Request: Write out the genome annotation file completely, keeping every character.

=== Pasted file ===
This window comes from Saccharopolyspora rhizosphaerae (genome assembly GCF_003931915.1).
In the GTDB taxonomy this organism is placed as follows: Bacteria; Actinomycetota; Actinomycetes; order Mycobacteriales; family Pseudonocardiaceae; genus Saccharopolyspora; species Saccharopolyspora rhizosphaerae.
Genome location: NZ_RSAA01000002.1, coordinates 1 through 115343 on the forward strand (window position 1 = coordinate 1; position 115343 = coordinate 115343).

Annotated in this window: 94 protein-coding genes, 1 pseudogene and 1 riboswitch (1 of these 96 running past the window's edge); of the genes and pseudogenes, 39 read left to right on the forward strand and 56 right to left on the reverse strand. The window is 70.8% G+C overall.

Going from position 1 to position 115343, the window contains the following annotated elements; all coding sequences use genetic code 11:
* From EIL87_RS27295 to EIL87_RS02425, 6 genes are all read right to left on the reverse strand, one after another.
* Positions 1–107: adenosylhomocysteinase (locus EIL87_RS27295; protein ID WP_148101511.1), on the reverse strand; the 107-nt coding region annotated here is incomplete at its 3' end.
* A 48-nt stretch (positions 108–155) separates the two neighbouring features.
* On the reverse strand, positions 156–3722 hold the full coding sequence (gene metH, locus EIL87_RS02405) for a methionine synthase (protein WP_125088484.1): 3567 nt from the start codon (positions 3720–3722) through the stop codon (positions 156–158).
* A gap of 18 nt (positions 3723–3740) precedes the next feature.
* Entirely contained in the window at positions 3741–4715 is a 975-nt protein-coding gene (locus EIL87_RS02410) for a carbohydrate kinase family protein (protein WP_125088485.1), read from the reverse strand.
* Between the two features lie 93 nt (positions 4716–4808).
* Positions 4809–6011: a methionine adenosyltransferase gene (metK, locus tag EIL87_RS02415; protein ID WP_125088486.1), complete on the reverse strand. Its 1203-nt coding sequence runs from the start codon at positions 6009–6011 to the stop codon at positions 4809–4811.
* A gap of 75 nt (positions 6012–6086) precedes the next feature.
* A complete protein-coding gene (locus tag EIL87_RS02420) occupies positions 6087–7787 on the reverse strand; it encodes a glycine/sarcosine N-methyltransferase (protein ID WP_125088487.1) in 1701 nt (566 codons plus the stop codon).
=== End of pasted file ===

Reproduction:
This window comes from Saccharopolyspora rhizosphaerae (genome assembly GCF_003931915.1).
In the GTDB taxonomy this organism is placed as follows: Bacteria; Actinomycetota; Actinomycetes; order Mycobacteriales; family Pseudonocardiaceae; genus Saccharopolyspora; species Saccharopolyspora rhizosphaerae.
Genome location: NZ_RSAA01000002.1, coordinates 1 through 115343 on the forward strand (window position 1 = coordinate 1; position 115343 = coordinate 115343).

Annotated in this window: 94 protein-coding genes, 1 pseudogene and 1 riboswitch (1 of these 96 running past the window's edge); of the genes and pseudogenes, 39 read left to right on the forward strand and 56 right to left on the reverse strand. The window is 70.8% G+C overall.

Going from position 1 to position 115343, the window contains the following annotated elements; all coding sequences use genetic code 11:
* From EIL87_RS27295 to EIL87_RS02425, 6 genes are all read right to left on the reverse strand, one after another.
* Positions 1–107: adenosylhomocysteinase (locus EIL87_RS27295; protein ID WP_148101511.1), on the reverse strand; the 107-nt coding region annotated here is incomplete at its 3' end.
* A 48-nt stretch (positions 108–155) separates the two neighbouring features.
* On the reverse strand, positions 156–3722 hold the full coding sequence (gene metH, locus EIL87_RS02405) for a methionine synthase (protein WP_125088484.1): 3567 nt from the start codon (positions 3720–3722) through the stop codon (positions 156–158).
* A gap of 18 nt (positions 3723–3740) precedes the next feature.
* Entirely contained in the window at positions 3741–4715 is a 975-nt protein-coding gene (locus EIL87_RS02410) for a carbohydrate kinase family protein (protein WP_125088485.1), read from the reverse strand.
* Between the two features lie 93 nt (positions 4716–4808).
* Positions 4809–6011: a methionine adenosyltransferase gene (metK, locus tag EIL87_RS02415; protein ID WP_125088486.1), complete on the reverse strand. Its 1203-nt coding sequence runs from the start codon at positions 6009–6011 to the stop codon at positions 4809–4811.
* A gap of 75 nt (positions 6012–6086) precedes the next feature.
* A complete protein-coding gene (locus tag EIL87_RS02420) occupies positions 6087–7787 on the reverse strand; it encodes a glycine/sarcosine N-methyltransferase (protein ID WP_125088487.1) in 1701 nt (566 codons plus the stop codon).